As the year putters along and Washington seems unable to push through much-needed funding for infrastructure, infrastructure investors’ balloons have slowly deflated. While pegging an investment strategy to political outcomes may not be the soundest strategy, there are companies that stand to benefit hugely if increased government spending does pass.
Sooner or later, my feeling is the money will start to flow. The situation, after all, is rather dire. In 2013, the American Society of Civil Engineers (ASCE) released an “Infrastructure Report Card,” giving the U.S. an uninspiring D+ rating.
They estimate the cost to repair and modernize infrastructure at over $10 trillion by 2040, half of which is currently unfunded.
The need is clear. When politicians from both sides of the aisle can agree on and approve additional spending, the three funds here will be big winners.
‘Trump Bump’ Funds: Global X Funds U.S. Infrastructure ETF (PAVE)
Net Expenses: 0.47%
Here’s a newly launched exchange-traded fund that’s a pure play on U.S. Infrastructure, the Global X Funds Global X U.S. Infrastructure Development ETF (BATS:PAVE). Most infrastructure ETFs have global exposure, so this is a more targeted option for investors looking for heavily domestic exposure.
Another point of differentiation is that unlike many existing infrastructure funds that are heavily weighted in the utilities and energy sectors, PAVE invests in companies involved in the following: construction and engineering of infrastructure projects; production of raw materials, composites and products for use in infrastructure projects; producers and distributors of heavy construction equipment; and companies engaged in the transportation of materials for infrastructure development.
This is a clear advantage if and when government investment in infrastructure increases. Its strategy gets exposure to companies that will get a boost in revenues from increases in both publicly and privately funded projects. Construction and development would be the major beneficiaries and this is exactly where PAVE is focused.
As of March, the fund does just what it says with a 67% allocation to industrials, 27% to materials and the remainder spread across IT and utilities. Since the fund is so new, there’s little historical performance to review, but for frame of reference, since inception, the fund is down 2.8% (cumulative) to the index’s -2.7%. While it hasn’t had a catalyst yet, it does track closely.
‘Trump Bump’ Funds: Lazard Global Listed Infrastructure Portfolio (GLFOX)
Net Expenses: 1.23%
The guys at Lazard know what they’re doing. For the past five years and counting, Lazard Global Listed Infrastructure Portfolio Open Shares (MUTF:GLFOX) has handily beat the MSCI ACWI NR benchmark. Last year, the outperformance delta was only 1.1%, but the year before it was 11.4% and in 2014 it was 13.5%! There is a lethal combination of consistency in delivering returns for shareholders and lumpiness on the upside.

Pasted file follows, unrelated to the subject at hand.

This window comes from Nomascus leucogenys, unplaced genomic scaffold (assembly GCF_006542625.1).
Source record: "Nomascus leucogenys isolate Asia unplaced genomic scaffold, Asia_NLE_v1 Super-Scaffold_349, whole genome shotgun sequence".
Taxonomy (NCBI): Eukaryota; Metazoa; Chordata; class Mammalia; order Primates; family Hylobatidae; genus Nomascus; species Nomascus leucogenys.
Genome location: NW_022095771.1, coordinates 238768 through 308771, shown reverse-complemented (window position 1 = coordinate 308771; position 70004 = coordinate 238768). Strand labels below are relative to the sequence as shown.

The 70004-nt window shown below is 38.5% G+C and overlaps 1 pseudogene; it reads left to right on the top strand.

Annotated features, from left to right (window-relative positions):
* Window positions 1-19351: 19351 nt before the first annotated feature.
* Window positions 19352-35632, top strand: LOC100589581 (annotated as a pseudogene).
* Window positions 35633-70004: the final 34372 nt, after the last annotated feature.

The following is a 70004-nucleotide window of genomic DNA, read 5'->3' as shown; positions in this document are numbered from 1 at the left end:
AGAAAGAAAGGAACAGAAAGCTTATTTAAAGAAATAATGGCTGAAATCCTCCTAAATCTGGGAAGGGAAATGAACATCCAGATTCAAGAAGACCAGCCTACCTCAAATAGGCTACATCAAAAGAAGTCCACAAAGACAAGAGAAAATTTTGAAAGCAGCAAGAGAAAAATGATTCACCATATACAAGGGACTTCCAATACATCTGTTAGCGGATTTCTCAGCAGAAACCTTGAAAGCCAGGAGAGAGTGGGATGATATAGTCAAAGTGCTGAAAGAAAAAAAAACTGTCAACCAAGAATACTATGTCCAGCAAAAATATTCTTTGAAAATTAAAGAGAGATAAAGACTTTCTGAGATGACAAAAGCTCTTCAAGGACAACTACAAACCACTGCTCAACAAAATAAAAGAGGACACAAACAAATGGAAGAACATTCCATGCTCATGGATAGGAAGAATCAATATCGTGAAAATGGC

While, GLFOX generally invests around 30% to 40% of the portfolio in international infrastructure companies, or U.S. companies that have a sizable non-U.S. business, as conditions change stateside, the portfolio managers will recognize and rebalance. Currently, the fund holds 11% in cash, so it stands at the ready for opportunities that arise.
The fund’s largest U.S. holding is Norfolk Southern Corp. (NYSE:NSC), a rail transportation business that operates approximately 19,500 miles of road primarily in the East and Midwest. Even without a boom in construction NSC earns decent returns on equity and gives investors a 2% yield, but there is substantial upside when higher spending comes through.
More orders for raw materials and finished products means more cargo for them to ship and earn revenue. This is the kind of company that will be able to capitalize on a spending tailwind.
‘Trump Bump’ Funds: Reaves Utilities and Energy Infrastructure Fund (RSRFX)
Net Expenses: 1.51%
Fees are a bit higher than I would like, and fund performance is a tad spotty … but philosophically, I’m on board with Reaves Utilities and Energy Infrastructure Fund Class Institutional (MUTF:RSRFX) (Maybe spotty is a bit harsh.) In 2016, RSRFX blew away the benchmark by 11.3%. It was preceded by an underwhelming 2015, but that in turn was preceded by a strong 12.6% return in 2014.
Energy companies did them in in 2015, but the overall approach is different and does generate results. Many funds will tout a growth angle or value strategy, but William Ferer (who has run the fund since 2004) and his team utilize an active trading approach to select securities that offer the potential for positive total return during a three to five year period.
This in addition to a focus on balance sheet strength, expected earnings, and cash flow is how the fund generates alpha. The overall weighting is heavily U.S. stock at 92%. And since it’s domestic companies that stand to benefit the most directly from investments in infrastructure, this vehicle gives investors a good amount of exposure.
The fund only has a little over a percent in cash, meaning that 99 out of 100 dollars you invest goes to work for you straightaway. Some investors prefer managers that keep a bit of dry powder on the sidelines. This is for those who prefer an almost fully invested fund.
As of this writing, Luce Emerson did not hold a position in any of the aforementioned securities.